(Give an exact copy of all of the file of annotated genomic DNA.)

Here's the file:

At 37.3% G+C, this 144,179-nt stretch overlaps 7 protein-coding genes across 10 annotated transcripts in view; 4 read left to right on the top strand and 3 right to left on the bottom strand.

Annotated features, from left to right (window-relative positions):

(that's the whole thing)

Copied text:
At 37.3% G+C, this 144,179-nt stretch overlaps 7 protein-coding genes across 10 annotated transcripts in view; 4 read left to right on the top strand and 3 right to left on the bottom strand.

Annotated features, from left to right (window-relative positions):